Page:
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1847771505
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9781847771506
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Selected Poems and Prose

Selected Poems and Prose

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These selections from the esteemed career of Gottfried Benn-one of the most significant German poets of the 20th century-showcase his early, shockingly graphic depictions of human suffering and degradation, as well as the isolation and fragmentation of the human being adrift in a nihilistic world found in his later work. Translator David Paisey presents two selections, of verse and prose respectively, from Benn's large oeuvre, which are ordered chronologically to enable readers to perceive the developments of Benn's art and thought. In an important biographical introduction, Paisey tackles the difficult question of Benn's compliance with the Nazi regime and its impact on his life and work.


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ISBN-13: 9781847771506
Publisher: Carcanet Press, Limited
Publication date: 12/01/2013
Pages: 280
Product dimensions: 5.30(w) x 8.40(h) x 1.20(d)

About the Author

Gottfried Benn was a German writer and poet who began writing in 1912 before his avant-garde poems were censored by Nazis during World War II. David Paisey is a translator who worked as a German specialist in the British Museum Library where he produced its catalog of German books of the 17th century.

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Selected Poems and Prose


By Gottfried Benn, David Paisey

Carcanet Press Ltd

Copyright © 2013 David Paisey
All rights reserved.
ISBN: 978-1-84777-510-8



CHAPTER 1

    Schluss
    1913

    I

    The spittoon-glass –
    not remotely a match
    for such great green tepid floods –
    crashed down at last.
    The mouth dropped after it. Hung deep. Sucked
    back vomit convulsively. Disappointed
    any trust. Gave stones for bread
    to the breathless blood.


    II

    The little bundle smelled like a chicken-coop,
    beat to and fro. Grew. Fell still.

    The granddaughter played the old game:
    when grannie's asleep:
    around the collarbones there were such hollows
    she hid beans in them.
    In the throat you could even fit a ball,
    if you blew the dust out.

    III

    His thing was a spittoon with plumstones.
    He crawled over and bit them open.
    They threw him back in his bunk,
    and the madman died in his straw.

    Towards evening the head keeper came
    and gave the attendants an earful:
    You lazy damned beasts,
    why is this box not cleared out yet?

    IV

    For weeks her children had been looking after her
    when they came home from school,
    holding her head up,
    then there was some air-movement and she could       sleep.

    One of them bent over unintentionally
    and the head fell out of its hands.
    Turned round. Hung across her shoulder
    deep blue.

    V Requiem

    A coffin gets to work, an empty bed.
    When you consider: a couple of hours wasted
    to silent night now find themselves translated
    and floating in the cloudscape overhead.

    How white they are! The lips as well. Like smudges
    at the edge of snow across the winter land,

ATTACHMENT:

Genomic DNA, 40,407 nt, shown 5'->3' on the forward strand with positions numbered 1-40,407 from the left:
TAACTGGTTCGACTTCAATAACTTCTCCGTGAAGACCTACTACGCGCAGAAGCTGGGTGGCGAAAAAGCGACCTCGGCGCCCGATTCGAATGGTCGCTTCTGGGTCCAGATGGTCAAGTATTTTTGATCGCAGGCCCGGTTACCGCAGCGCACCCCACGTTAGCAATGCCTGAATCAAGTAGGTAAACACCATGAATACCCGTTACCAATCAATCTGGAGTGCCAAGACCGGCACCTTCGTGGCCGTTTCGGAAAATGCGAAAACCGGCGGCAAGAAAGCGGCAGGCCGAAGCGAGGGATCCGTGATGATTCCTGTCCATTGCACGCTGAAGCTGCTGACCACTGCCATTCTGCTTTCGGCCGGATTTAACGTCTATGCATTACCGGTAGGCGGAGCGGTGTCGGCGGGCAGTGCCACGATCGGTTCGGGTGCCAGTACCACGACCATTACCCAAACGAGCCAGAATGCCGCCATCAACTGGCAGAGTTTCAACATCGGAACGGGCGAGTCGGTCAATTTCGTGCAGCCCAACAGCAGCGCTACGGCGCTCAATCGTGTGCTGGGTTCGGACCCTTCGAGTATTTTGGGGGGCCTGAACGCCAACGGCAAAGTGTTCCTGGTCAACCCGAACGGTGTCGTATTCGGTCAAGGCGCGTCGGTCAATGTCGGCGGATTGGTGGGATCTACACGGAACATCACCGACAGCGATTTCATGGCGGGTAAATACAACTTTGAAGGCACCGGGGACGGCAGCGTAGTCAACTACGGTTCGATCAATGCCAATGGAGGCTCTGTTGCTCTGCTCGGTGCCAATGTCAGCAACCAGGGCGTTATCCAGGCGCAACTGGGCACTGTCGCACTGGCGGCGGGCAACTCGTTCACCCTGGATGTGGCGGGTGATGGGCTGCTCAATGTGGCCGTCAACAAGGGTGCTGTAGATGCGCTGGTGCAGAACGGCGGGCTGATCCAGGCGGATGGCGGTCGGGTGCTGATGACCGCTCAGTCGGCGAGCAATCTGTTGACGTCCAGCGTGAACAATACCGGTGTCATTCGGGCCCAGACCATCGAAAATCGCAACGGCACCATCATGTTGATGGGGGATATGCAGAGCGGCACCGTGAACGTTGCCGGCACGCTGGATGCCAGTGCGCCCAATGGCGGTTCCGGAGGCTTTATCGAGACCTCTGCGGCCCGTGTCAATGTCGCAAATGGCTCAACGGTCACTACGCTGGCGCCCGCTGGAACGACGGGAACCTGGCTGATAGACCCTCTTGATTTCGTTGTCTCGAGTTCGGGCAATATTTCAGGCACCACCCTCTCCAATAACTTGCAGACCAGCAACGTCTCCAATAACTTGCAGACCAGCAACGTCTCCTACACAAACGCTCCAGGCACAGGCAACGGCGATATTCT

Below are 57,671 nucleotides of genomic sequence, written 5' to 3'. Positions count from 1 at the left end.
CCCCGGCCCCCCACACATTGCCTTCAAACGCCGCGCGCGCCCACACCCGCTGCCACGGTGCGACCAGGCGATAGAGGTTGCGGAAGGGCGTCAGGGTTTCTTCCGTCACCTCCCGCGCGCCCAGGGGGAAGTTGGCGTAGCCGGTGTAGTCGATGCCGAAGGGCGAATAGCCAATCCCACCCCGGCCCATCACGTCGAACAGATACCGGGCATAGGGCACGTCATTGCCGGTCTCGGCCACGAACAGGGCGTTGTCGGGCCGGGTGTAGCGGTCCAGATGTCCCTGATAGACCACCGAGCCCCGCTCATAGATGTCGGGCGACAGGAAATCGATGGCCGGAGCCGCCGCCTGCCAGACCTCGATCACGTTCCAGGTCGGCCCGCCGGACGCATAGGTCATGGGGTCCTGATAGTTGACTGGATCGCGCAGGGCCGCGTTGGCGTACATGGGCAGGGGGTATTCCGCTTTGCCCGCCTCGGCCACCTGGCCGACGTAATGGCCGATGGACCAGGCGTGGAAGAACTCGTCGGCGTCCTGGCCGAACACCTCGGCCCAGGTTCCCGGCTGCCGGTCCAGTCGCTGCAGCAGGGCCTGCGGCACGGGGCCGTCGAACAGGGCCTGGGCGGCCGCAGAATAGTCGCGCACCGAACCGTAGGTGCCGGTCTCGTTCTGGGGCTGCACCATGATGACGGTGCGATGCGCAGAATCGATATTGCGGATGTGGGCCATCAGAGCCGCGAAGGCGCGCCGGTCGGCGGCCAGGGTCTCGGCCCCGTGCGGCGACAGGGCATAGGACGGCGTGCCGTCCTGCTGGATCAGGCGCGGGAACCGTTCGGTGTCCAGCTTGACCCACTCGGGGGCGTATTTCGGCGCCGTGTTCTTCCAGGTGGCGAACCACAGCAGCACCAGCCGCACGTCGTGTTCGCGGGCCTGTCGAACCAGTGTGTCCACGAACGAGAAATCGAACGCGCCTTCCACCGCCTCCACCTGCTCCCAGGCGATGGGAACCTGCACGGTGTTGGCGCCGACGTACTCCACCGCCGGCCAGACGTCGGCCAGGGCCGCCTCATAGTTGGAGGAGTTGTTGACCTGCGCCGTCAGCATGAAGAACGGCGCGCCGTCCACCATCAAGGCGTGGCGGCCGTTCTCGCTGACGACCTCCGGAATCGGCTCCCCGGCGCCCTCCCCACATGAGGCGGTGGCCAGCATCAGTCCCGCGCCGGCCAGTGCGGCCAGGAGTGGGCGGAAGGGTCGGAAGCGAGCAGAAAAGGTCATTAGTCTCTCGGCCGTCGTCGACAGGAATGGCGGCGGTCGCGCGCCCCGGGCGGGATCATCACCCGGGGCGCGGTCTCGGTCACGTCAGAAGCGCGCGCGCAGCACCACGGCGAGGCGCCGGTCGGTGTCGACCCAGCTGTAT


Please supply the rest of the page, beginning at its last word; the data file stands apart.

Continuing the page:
comforting snow, redeemed from deceitful colours,
    hill and valley held in an open hand.

    Near and far are one in perfect balance.
    The flakes blow over fields, then rapturous
    blow on, the world's last flickering mere absence.
    O scarcely dreamt! The distant happiness!


    Nice childhood
      1912

    The mouth of a girl who had lain long in the reeds
    looked kind of nibbled.
    When we sectioned the thorax, the gullet was full
      of holes.
    Finally, in a pocket under the diaphragm
    we found a nest of young rats.
    One little sister lay dead.
    The others lived on liver and kidney,
    drank cold blood and had had
    a nice childhood here.
    Their death was nice too, and quick:
    we threw them all in the water.
    Ah, how the little muzzles squeaked!


    Circulation
      1912

    The solitary molar of a whore
    who had died a missing person
    had a gold filling.
    As if by mutual consent,
    all the others had left.
    The morgue attendant knocked it out
    and pawned it to go dancing.
    Because, he said,
    only dust should come to dust.


    Appendix
      1912

    Incision-ready, everything is white.
    The scalpels steam. The belly's painted.
    Under sheets a whimpering thing waited.

    'Herr Professor, the time is right.'

    The first incision. Like slicing bread.
    'Clamps, please!' A spurt of something red.
    Deeper. The muscles: shining, fresh and wet.
    Is that a bunch of roses on the bed?

    Is that pus that's spurting so?
    Is the intestine snagged below?
    'Doctor, you're standing in my light,
    the peritoneum has vanished from sight.
    Anaesthetic, I can't operate
    if the belly is walking to the Brandenburg Gate.'

    Silence, muffled and deep, only broken
    by dropped scissors that cause a minor explosion.
    And the sister, an angel in blue,
    proffers sterile swabs to the crew.

    'I can't find a thing in this dirt, OK!?'
    'Blood turning black. Take the mask away!'
    'But – God in heaven – what are you doing?,
    can't you stop the heels from moving?'

    Severe deformation. Finally, found!
    'Hot iron, sister!' A fizzing sound.

    You're lucky again this time, my son.
    Perforation had nearly begun.
    'Do you notice the little green bit? –
    Three hours to fill the belly with shit.'

    Belly closed, skin closed. 'Plaster here!
    Good morning, gentlemen.'
      The theatre clear.
    Death gnashing and grinding his teeth in fury
    slinks in the cancer shed for another sortie.


    Man and woman walk through the cancer shed
    1912

    The man:
    This row here is rotten womb
    and this row rotten breasts.